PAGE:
CHAPEL HILL, N.C. -- Chris Carrawell strutted off the court and stopped to absorb the sweetest noise a Duke player will ever hear at the Smith Center.
Into the emptiness, Carrawell yelled, "Yeah!" For good measure, he yelled it one more time, and then satisfied, continued his walk to the Duke locker room, where the rest of the Blue Devils were celebrating the first perfect, 16-game season in ACC history.
No. 1 Duke's 81-61 dismantling of No. 14 North Carolina last night, the Tar Heels' worst loss ever at the Smith Center, left the home crowd dumbstruck and the UNC coach grasping for ways to characterize one of the best teams in ACC history.
"I can't use enough adjectives to describe them," Bill Guthridge said of the Blue Devils, who posted their biggest series victory since a 104-69 romp in 1964.
"I can't remember a team that has been such an odds-on favorite to win the national championship as they are. They're head and shoulders above everyone else. We could have beaten a lot of teams tonight, but we certainly couldn't beat Duke."
The Blue Devils (29-1, 16-0), who played without starting forward Shane Battier (ankle), will enter the ACC tournament this week in Charlotte riding a 24-game winning streak. Battier is expected back for Thursday's first-round game.
North Carolina (22-8, 10-6), the third seed in the ACC tournament, wouldn't have to face Duke unless both should reach the championship game.
If that happened, the Tar Heels would do well to repeat their play of the first half last night, and to forget what happened the rest of the way.
The score was tied at 35 when Duke went on one of its runs to put the game away, send the crowd away, and empty both benches of every walk-on in sight. From 35-all, Duke scored 27 of the next 37 points.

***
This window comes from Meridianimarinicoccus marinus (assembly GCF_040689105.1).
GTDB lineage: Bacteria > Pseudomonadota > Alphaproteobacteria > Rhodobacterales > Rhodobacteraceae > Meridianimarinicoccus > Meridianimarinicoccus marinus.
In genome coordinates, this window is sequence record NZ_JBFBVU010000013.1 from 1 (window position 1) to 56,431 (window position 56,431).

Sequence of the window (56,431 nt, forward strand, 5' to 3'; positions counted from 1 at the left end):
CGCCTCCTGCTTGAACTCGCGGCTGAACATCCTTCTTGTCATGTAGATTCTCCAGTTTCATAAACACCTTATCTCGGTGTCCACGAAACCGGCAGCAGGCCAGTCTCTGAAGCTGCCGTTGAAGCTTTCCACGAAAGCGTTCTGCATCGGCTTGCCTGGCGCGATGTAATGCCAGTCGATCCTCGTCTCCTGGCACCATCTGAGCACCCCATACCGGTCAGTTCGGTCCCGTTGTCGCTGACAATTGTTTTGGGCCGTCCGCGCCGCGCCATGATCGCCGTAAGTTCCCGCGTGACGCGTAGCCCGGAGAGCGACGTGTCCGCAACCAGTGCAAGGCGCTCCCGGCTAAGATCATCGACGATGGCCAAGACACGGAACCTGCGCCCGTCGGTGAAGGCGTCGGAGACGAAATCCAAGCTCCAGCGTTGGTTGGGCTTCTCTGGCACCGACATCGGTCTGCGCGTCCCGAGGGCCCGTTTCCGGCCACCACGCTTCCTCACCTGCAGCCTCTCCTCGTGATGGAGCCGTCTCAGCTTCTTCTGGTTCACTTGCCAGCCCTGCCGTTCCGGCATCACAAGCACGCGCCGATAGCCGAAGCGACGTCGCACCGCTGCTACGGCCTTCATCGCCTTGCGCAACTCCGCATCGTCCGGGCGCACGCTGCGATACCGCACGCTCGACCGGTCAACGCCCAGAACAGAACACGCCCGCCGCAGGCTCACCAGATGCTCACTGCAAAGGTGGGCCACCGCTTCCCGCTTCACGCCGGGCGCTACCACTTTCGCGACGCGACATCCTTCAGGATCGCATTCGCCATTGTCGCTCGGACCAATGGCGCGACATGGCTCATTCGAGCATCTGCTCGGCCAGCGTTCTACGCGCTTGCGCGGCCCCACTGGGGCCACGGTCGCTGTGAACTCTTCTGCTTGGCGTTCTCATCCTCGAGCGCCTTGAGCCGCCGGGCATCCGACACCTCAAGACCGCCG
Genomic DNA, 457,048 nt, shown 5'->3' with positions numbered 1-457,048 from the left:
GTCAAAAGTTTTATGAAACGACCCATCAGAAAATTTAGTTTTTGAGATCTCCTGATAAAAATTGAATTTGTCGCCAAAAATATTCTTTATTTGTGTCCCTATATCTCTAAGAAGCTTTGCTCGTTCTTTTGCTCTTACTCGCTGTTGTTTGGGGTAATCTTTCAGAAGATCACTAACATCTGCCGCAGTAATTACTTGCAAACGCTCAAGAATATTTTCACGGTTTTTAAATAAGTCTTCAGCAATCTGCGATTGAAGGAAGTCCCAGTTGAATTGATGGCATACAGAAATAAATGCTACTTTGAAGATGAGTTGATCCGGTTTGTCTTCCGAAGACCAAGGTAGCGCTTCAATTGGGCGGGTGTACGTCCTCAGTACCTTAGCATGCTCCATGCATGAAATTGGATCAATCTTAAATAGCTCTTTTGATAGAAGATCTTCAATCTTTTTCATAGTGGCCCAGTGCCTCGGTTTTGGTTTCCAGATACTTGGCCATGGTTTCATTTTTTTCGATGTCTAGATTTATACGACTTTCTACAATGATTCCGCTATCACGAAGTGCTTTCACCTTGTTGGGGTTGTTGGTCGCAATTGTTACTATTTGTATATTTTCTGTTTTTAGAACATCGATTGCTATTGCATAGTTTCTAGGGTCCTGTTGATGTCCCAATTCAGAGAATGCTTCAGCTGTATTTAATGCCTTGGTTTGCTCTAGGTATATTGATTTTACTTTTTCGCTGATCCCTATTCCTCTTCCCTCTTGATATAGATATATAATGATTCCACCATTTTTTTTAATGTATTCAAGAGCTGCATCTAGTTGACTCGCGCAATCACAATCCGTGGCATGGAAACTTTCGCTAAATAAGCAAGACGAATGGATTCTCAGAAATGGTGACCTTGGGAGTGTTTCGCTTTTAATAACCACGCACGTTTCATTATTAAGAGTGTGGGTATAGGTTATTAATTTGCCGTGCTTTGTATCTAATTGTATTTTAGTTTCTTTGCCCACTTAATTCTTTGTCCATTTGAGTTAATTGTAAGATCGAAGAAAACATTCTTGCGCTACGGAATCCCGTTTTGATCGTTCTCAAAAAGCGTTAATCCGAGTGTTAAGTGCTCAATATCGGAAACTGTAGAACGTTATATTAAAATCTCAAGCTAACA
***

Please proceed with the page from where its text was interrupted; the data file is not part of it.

Blue Devils forward Elton Brand outscored the Tar Heels by himself in the stretch with 11 points, and his three-point play with 8 minutes, 40 seconds left made it 62-45.
"Once we made that run, they backed down," said Brand, who had 17 points and, with 13 rebounds, led Duke's 52-36 rebounding edge, 22-11 on the offensive glass. "They weren't the same team as [in] the first half."
No, they weren't. For starters, UNC point guard Ed Cota wasn't the same player.
Cota, playing with a sprained right pinkie, had 10 points in the first half, but just two in the second, when he committed four turnovers and missed five of his six shots from the floor.
While Cota struggled, Duke point guard William Avery feasted. Avery scored 13 of his game-high 24 points in the second half and kept Cota from getting into the lane.
Sophomore center Brendan Haywood led the Tar Heels with 16 points, but it wasn't enough for a team plagued by the struggles of Cota and leading scorer Ademola Okulaja, who had 10 points on 3-for-10 shooting in his final game at the Smith Center.
"The only thing they were able to do was hit Haywood, and he converted for them, but we felt if that was what they were going to do, that would be good for us," Duke coach Mike Krzyzewski said.
"We spent a lot of time taking Okulaja out of the game because he's their best shooter."
The best all-around player on the court may have been Duke freshman Corey Maggette, who had 14 points and 11 rebounds in 22 minutes.
Before the rout, the first half was a classic, right down to the last shot, a spinning, buzzer-beating three-pointer by Cota that was called off because his foot was out of bounds. Cota had caught a full-court baseball pass from Okulaja with 1.1 seconds left in the half and the Tar Heels trailing 35-33.
Pub Date: 2/28/99